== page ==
An Off-Day Matanuska Glacier Adventure
Descending into a Matanuska Glacier Adventure
There was one day this summer, on a Matanuska Glacier adventure, where I was more scared than I think I’ve ever been outdoors. Additionally, that day showed me what incredible things you can do with the right training and equipment. Quinn, a fellow intern, Adam, a second year ice climbing guide, and I were on a mission to explore a huge moulin. The moulin had recently formed on the glacier.
A Deep Look into the Matanuska
Moulins are drainage holes in the ice that form when meltwater mills down into the ice. This meltwater creates a sometimes vertical and sometimes horizontal hole. Most are quite deep. Only some grow to the immense size of the one we were about to get into. Standing over the moulin, we couldn’t even begin to see how far down the irregular slit in the ice went beneath the surface. The ice had melted in such a way that there were shelves and large ice chunks growing out of the abyss.
We geared up with full rain gear and donned headlights on our helmets. Soon, we set up a rappel system, and went for it. I had not rappelled anything in years. That is to say, starting on a sharp overhang with tons of gear hanging all over me was not ideal. My knees were shaking as I was standing on the top trying to figure out how to get over the razor edge that morphed into extreme overhang.
After about 5 minutes of floundering about, and with considerable prodding from Quinn, I just went for it. I hopped over the edge, not sure what was going to happen. That was decidedly the hardest part. Then, the cavern opened up around me as I descended past the first 15 feet into a large space that we estimated to be about 30 feet wide.
The Mouth of a Moulin
When people try to describe what it’s like being in a large moulin like this, a common theme is that it’s like being in a sensory deprivation tank. You are suddenly very aware of the fact that you feel you aren’t supposed to be in this space. There are so many ways you could end up dead, and only one way out. However, as I descended into this breathtaking open space my inclinations started to shift.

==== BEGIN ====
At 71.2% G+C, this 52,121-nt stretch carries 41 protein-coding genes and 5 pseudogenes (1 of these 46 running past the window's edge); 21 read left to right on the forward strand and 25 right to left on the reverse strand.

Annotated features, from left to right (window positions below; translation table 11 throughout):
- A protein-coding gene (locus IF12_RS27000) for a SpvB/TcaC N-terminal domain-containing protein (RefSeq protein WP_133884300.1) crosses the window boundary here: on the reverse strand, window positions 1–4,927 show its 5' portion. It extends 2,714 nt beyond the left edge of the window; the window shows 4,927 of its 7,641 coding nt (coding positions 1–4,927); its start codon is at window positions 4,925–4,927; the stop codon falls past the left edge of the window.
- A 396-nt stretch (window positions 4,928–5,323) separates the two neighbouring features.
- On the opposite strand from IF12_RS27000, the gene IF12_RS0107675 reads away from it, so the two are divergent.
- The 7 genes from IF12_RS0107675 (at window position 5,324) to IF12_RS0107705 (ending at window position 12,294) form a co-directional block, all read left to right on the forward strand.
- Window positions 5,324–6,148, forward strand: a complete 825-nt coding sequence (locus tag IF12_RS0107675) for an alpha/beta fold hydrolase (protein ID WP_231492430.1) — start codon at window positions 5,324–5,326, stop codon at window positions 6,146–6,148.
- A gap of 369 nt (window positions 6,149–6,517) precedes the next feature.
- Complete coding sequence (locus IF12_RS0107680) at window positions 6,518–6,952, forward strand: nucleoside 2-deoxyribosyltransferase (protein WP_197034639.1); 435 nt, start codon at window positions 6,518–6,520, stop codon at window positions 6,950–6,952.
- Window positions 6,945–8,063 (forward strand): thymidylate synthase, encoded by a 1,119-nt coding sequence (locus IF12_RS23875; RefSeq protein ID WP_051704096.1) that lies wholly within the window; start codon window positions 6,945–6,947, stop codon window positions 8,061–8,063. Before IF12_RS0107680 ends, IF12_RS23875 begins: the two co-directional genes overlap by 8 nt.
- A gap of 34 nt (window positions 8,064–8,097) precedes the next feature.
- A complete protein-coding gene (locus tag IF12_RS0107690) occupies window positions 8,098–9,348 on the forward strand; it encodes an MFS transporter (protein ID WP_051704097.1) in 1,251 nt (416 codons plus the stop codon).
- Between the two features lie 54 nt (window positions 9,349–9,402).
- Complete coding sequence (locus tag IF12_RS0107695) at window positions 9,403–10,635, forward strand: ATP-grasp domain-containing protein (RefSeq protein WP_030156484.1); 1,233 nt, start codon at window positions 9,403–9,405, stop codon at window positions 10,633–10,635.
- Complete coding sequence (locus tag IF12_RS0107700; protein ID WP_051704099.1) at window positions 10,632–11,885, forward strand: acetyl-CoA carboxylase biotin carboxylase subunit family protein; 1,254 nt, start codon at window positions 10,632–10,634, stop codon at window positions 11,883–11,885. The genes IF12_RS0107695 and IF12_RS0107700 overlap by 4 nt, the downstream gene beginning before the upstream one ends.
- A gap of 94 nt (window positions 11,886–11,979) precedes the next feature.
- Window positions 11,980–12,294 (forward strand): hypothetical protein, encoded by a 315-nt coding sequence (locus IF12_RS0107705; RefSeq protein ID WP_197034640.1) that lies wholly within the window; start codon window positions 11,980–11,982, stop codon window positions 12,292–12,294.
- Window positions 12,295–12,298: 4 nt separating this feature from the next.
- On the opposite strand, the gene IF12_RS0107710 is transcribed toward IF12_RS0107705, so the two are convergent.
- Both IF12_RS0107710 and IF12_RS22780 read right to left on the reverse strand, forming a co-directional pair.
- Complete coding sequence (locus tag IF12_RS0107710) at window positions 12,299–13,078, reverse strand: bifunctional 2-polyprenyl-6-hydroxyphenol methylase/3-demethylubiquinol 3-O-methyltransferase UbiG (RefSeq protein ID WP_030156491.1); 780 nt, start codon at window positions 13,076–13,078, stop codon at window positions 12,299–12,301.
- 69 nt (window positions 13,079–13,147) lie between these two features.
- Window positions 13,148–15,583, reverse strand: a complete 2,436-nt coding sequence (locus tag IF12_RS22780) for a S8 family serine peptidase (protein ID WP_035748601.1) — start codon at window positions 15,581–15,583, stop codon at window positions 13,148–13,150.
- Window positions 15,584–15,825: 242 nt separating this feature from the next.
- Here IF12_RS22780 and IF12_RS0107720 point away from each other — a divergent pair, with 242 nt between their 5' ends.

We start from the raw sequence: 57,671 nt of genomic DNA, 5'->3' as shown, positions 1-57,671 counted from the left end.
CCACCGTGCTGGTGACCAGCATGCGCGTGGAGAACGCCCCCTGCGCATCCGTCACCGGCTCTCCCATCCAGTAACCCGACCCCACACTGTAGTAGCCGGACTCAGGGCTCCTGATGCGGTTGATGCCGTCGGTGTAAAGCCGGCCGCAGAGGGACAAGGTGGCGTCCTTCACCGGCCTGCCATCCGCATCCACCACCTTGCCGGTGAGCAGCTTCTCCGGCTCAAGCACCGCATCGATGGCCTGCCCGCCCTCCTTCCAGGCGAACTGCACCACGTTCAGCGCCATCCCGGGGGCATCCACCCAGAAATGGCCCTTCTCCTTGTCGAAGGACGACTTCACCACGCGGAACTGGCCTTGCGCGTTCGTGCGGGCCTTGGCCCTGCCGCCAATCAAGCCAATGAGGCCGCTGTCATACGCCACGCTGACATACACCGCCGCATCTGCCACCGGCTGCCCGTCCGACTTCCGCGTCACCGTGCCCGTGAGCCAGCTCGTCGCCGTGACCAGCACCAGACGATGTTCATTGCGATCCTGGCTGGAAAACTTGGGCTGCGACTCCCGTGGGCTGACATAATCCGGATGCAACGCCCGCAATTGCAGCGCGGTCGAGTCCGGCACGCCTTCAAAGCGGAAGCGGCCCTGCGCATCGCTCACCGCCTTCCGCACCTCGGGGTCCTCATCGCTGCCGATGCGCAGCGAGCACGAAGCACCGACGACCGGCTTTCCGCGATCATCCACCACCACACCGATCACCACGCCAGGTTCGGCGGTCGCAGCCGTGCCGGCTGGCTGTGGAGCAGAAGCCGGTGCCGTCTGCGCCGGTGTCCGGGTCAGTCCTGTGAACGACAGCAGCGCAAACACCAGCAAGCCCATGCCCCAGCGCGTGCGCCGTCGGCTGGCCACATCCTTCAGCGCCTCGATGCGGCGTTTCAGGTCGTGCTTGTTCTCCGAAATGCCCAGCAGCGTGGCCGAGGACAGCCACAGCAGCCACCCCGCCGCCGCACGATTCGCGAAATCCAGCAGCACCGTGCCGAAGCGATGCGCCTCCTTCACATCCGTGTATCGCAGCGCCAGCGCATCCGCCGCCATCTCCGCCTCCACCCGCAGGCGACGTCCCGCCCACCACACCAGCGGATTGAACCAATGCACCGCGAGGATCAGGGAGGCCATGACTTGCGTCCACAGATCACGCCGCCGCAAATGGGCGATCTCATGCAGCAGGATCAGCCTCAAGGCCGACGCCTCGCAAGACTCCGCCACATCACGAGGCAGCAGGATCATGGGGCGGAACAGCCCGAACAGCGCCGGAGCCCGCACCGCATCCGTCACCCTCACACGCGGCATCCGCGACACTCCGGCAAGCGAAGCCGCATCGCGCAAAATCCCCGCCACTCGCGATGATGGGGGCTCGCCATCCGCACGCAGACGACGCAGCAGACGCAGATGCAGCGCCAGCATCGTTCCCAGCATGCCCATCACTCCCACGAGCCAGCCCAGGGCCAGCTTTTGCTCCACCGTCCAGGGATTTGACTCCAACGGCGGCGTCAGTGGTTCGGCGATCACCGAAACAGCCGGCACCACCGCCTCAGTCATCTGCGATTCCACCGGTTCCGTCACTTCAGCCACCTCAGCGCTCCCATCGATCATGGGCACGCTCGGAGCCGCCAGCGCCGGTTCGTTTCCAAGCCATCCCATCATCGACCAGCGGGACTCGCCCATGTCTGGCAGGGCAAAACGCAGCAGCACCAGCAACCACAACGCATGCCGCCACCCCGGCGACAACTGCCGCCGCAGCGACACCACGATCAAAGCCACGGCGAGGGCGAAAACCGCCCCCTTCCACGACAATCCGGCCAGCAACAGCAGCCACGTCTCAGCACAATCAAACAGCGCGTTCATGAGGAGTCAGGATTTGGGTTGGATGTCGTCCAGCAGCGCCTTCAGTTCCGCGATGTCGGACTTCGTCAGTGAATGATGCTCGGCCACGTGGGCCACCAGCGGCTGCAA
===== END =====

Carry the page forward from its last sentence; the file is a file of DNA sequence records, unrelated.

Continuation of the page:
The sunlight beamed down into one side of the cavern and a massive torrent of water pounded its way onto the ice below me. I wasn’t really thinking about the dangers anymore. Lowering down, I could see a small shelf of ice where Adam had set up an anchor for us to clip into. I got off belay so Quinn could follow us down into the chasm. After we had all made our way down, we took a minute to explore and take it all in. As moulins go, this was certainly the biggest and baddest I’ve ever seen.
The three of us ended up spending almost three hours in this hole. Due to the unique way water had melted the hole above us, climbing out was an option only for Adam. He has multitudes more experience than Quinn or I. Instead, we opted to ascend the rope up about 20ft, where Adam would then lead climb out and place protection for Quinn and I.
At one point, all of us were tied into one anchor that hung on a vertical wall of ice directly over the huge bottomless pit of the moulin. We had very little space, as gravity pulled the two people on the outside into the one in the middle. It was here that we made our plan of escape.
I managed the 70 meter rope that I had in my pack. Simultaneously, Quinn would belay Adam with it as he would lead climb all the way up and out. As Adam took the first few swings at the bulletproof ice that hung above us, I became aware that for the next few minutes, we were incredibly exposed if he were to fall.
Fortunately for us, Adam is an extremely skilled ice climber. In the end, I gave a good attempt at trying to climb out. However, my arms were shot before I had even started. I had to be partly hauled out by Adam. Simultaneously, Quinn ascended the rope and pulled out the screws Adam had placed beforehand.
When all three of us had finally made it out, exhausted, muddy, and cold, we were absolutely elated about the experience. I kept thinking about what Adam had said that day. And I lingered on his observations; few people in the world have the resources, knowledge, even possibility to do something like what we just did.
Author: Mel Geisler